MsgBox "No active workbook."
    Exit Sub
End If
If ActiveWorkbook.Path = "" Then
    MsgBox "This workbook has no path."
    Exit Sub
End If

WorkbookToClose = ActiveWorkbook.FullName
ActiveWorkbook.Close False

If MsgBox("Re-open " & vbCrLf & WorkbookToClose & "?", vbYesNo + vbQuestion, "Re-open?") _
  = VbMsgBoxResult.vbYes Then
    Workbooks.Open WorkbookToClose
End If
End Sub

Note that the code closes the workbook without prompting to save, since I’m only planning to use it when I’m about to write over the workbook anyways.

And if I decide I want something even simpler, maybe I’ll just go with this:

Sub ReOpenLastFile()
If Application.RecentFiles.Count > 0 Then
    Workbooks.Open Application.RecentFiles(1)
End If
End Sub

* I’m happy to say that we use Crystal Reports mostly as a presentation layer for SQL, so I don’t often have to deal with formulas and the like in it.

Remove Filters From Other Columns

Remove Filters From Other Columns

Here’s another in what’s turning out to be a series of posts on AutoFiltering. This time it’s a bit of code to remove filters from all the columns except those that are part of the current selection. The idea is kind of like “Close Other Tabs” in Fireox or Notepad++. It works for Tables and plain old filtered ranges. I wrote it the other day while working on a mile-wide list with various fancy filters, most of which I wanted to get rid of.

It’s not much code, and hopefully it’s self-explanatory. (If not, you know where to find me.)

Sub ClearFiltersFromOtherColumns()
Dim i As Long
Dim AutoFltr As Excel.AutoFilter

If ActiveSheet Is Nothing Then
    MsgBox "No active worksheet."
    Exit Sub
End If
'Determine the range with the filter depending on whether it's a Table or not
If Not ActiveCell.ListObject Is Nothing Then
    Set AutoFltr = ActiveCell.ListObject.AutoFilter
    Set AutoFltr = ActiveCell.Parent.AutoFilter
End If
If AutoFltr Is Nothing Then
    MsgBox "The selection is not within filtered table or range"
    Exit Sub
End If
If Union(Selection, AutoFltr.Range).Address <> AutoFltr.Range.Address Then
    MsgBox "Please make sure all cells are within the same table or filtered area."
    Exit Sub
End If

For i = 1 To AutoFltr.Filters.Count
    If AutoFltr.Filters(i).On And _
       (Intersect(Selection.EntireColumn, AutoFltr.Range.Columns(i)) Is Nothing) Then
        AutoFltr.Range.AutoFilter Field:=i
    End If
Next i
End Sub

The part I like is how it narrows down to a aingle AutoFilter object regardless of whether you’re working with a ListObject or just a filtered range. I’m not sure I knew there was such an object until I read Mike Alexander’s post on A Better Way to Copy Filtered Rows Using VBA.

Get Word Instance Functions

Get Word Instance Functions

Submitted for your approval. Three functions. Functions to do a simple job. Do it well. Or not. You be the judge.

Yes, I’m trying something new and hoping to drag you along. Don’t worry, it’s just a poll.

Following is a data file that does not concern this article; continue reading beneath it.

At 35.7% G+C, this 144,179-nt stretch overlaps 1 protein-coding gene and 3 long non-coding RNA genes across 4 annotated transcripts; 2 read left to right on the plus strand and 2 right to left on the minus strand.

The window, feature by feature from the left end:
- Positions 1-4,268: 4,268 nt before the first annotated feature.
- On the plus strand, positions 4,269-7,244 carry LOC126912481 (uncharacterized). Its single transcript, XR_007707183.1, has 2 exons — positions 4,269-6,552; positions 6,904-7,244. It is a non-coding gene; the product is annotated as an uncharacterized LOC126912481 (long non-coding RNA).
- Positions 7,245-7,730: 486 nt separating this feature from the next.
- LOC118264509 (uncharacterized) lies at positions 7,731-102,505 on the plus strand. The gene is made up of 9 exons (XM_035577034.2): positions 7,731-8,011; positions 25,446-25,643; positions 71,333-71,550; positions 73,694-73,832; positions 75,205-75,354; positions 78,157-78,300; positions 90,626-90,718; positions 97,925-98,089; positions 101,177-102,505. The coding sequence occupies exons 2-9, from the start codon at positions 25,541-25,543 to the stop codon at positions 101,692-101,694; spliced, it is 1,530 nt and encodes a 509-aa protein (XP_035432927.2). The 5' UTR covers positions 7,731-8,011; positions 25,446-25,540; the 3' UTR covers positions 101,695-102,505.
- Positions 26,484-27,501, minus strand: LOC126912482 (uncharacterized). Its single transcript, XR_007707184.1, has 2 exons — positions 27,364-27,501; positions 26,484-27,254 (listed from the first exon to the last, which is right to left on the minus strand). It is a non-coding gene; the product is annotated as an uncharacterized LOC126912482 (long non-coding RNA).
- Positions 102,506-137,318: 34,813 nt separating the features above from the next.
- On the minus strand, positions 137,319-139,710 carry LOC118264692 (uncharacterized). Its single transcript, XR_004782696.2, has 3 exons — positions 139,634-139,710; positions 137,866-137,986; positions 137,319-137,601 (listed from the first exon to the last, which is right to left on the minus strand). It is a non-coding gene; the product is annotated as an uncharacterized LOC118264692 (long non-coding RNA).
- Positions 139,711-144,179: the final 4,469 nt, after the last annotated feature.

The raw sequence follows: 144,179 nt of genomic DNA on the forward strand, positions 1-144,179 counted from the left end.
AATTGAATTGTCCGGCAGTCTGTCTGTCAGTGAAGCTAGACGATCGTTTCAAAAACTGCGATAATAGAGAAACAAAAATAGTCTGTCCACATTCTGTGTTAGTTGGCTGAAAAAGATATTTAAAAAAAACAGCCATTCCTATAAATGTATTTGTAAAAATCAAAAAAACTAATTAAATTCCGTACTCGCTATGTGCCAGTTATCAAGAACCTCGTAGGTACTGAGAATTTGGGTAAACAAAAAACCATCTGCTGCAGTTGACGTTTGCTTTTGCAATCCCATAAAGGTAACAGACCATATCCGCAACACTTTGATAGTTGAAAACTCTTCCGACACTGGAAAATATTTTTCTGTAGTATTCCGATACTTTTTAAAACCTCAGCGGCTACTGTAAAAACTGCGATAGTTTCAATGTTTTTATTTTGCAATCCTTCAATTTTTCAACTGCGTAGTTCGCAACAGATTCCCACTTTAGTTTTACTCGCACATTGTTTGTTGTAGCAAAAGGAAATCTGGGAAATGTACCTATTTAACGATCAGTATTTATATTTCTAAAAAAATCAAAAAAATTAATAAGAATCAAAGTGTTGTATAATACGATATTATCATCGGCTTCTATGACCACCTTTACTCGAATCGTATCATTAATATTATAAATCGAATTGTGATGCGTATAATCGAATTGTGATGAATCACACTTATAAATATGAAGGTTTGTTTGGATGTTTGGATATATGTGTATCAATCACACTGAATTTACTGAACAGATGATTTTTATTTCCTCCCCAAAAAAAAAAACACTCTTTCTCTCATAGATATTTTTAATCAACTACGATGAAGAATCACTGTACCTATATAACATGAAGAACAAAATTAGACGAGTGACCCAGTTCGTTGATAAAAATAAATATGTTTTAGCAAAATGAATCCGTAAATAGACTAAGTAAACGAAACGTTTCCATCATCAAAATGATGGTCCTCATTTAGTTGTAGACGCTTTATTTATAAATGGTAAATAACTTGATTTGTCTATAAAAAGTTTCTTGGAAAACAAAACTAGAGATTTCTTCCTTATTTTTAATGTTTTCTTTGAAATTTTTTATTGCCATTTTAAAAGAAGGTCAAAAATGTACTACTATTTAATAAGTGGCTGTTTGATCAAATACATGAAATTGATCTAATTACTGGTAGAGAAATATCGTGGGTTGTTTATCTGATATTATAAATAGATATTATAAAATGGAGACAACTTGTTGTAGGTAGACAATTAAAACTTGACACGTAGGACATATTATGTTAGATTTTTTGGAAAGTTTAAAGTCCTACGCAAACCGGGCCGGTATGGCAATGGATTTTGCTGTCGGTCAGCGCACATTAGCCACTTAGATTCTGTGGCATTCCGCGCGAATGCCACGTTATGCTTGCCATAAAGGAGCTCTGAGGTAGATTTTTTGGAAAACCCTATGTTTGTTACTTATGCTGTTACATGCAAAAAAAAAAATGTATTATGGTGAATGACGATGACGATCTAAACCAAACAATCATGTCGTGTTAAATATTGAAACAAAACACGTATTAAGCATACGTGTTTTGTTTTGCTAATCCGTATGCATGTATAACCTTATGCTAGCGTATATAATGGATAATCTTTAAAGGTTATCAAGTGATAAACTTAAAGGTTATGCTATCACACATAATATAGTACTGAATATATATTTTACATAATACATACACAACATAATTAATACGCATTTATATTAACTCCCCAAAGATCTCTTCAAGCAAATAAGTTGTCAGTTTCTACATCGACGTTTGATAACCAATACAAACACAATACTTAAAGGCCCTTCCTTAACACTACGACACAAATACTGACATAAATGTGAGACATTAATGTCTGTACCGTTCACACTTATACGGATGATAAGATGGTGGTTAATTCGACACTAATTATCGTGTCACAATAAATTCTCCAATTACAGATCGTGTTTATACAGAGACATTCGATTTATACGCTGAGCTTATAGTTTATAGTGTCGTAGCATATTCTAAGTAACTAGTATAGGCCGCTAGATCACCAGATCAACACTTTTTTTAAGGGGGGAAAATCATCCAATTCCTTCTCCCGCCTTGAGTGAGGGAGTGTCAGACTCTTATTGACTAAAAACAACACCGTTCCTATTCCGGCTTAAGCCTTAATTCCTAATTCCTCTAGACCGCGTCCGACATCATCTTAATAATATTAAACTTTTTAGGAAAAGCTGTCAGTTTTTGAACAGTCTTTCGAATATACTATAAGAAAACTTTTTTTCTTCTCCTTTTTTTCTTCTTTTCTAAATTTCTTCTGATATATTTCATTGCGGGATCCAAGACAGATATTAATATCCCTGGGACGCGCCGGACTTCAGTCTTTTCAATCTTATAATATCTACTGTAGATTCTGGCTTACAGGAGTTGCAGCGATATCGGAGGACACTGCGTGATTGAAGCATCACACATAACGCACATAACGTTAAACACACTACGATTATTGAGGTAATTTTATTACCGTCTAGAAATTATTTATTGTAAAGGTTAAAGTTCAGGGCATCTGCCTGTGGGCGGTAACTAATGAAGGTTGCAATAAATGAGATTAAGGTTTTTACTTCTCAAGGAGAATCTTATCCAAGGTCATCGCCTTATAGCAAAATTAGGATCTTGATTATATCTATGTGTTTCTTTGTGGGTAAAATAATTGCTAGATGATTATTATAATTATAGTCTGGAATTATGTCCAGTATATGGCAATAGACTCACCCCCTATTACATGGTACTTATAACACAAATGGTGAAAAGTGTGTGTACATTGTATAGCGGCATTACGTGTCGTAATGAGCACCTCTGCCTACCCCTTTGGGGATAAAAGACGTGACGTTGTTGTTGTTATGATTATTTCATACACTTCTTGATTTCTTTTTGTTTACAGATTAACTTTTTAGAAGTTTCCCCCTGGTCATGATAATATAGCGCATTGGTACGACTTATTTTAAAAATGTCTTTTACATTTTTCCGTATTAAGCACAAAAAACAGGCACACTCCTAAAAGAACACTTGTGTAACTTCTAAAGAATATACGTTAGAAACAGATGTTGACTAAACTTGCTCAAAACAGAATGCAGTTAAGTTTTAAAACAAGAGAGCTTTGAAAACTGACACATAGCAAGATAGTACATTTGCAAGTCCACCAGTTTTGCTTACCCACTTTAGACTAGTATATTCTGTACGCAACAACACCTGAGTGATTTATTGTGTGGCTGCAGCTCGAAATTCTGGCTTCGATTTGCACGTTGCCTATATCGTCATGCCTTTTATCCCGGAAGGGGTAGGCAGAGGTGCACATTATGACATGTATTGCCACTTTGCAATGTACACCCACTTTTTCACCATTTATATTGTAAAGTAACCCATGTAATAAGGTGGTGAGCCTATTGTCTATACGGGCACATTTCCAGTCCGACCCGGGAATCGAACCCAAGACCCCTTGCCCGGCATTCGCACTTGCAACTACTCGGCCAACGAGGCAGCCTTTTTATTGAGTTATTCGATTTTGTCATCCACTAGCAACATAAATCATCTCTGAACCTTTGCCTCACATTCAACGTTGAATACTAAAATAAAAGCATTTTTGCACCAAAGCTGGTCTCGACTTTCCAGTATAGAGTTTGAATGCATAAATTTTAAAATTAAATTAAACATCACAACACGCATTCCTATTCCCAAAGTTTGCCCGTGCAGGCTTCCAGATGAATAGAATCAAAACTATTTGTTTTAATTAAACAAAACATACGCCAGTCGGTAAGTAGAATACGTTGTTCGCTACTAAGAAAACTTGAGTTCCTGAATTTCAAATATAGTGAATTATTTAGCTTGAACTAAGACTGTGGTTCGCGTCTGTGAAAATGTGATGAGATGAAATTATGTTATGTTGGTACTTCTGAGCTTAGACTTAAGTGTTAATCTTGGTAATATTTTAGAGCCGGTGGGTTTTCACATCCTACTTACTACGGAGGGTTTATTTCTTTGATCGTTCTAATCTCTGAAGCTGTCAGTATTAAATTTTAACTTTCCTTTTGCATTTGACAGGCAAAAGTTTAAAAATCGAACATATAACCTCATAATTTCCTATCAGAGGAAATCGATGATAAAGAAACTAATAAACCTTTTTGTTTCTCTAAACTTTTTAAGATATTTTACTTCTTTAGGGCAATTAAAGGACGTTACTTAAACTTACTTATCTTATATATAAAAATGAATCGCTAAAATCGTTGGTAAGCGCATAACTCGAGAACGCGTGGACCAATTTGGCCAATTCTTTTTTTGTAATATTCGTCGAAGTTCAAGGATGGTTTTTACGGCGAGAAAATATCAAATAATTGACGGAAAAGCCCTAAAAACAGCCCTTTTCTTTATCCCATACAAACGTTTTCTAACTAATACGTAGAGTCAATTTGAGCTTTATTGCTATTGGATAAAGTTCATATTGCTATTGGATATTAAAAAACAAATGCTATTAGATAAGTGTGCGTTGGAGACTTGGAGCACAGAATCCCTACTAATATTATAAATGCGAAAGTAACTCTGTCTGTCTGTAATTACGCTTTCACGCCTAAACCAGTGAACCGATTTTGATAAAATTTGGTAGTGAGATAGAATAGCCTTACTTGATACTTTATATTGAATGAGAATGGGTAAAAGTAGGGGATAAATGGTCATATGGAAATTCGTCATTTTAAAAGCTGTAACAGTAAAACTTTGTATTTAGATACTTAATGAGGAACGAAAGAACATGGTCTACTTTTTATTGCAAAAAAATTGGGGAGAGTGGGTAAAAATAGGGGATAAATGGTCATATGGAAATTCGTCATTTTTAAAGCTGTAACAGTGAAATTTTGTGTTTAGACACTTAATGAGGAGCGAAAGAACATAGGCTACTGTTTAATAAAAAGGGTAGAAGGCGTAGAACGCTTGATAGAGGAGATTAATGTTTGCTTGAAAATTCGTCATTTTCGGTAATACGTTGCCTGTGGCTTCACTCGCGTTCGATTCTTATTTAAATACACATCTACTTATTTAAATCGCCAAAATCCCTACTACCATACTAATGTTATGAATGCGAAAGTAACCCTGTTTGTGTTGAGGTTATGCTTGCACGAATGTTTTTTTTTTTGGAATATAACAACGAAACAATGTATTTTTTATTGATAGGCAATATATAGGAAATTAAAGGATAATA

A poll about what?
I haven’t automated Word for quite a bit and so, to ease into it, I noodled around with all-purpose functions to find or create a Word instance.

Function Specs
This function, as I imagine it, would have one option with three choices. Or is that one choice with three options?

1. Return only an existing instance of Word. If no instances are open, return nothing.
2. Return an existing instance of Word. If none exists, create a new one.
3. Create a new instance of Word whether or not one’s already open.

That’s not what I want you to vote on. I think we can all agree there’s a time and place for each of these options.

What I want to know is which of the following functions you like best. They all do the same thing, with slightly different approaches.

Function #1 – Enums: I love ’em, or at least the idea of them. In this case we can use their bitwise ANDing capability to shorten, and perhaps obfuscate.

Public Enum WordInstanceType
    ExistingInstance = 1
    NewInstance = 2
End Enum

Function GetWordInstance(InstanceType As WordInstanceType) As Object
Dim wd As Object

If InstanceType And ExistingInstance Then
    On Error Resume Next
    Set wd = GetObject(, "Word.Application")
    On Error GoTo 0
End If
'If wd is nothing now it's either because there were no existing instances
'and/or we asked for New
If (InstanceType And NewInstance) And wd Is Nothing Then
    Set wd = CreateObject("Word.Application")
End If
Set GetWordInstance = wd
End Function

Function #2 – FallThrough: It’s got an ugly pattern, but it matches the way I think about it. No enum, so you’d have to look at the function to figure out what strings it recognizes. That’s pretty ugly too, so maybe you’d want to change it to an enum.

Function GetWordInstance2(InstanceType As String) As Object
Dim wd As Object

If InstanceType = "ExistingInstance" Or InstanceType = "ExistingThenNew" Then
    On Error Resume Next
    Set wd = GetObject(, "Word.Application")
    On Error GoTo 0
    'If we only want Existing, then we either got it or not
   If InstanceType = "ExistingInstance" Then
        Set GetWordInstance2 = wd
        Exit Function
    End If
End If
'If wd is nothing now it's either because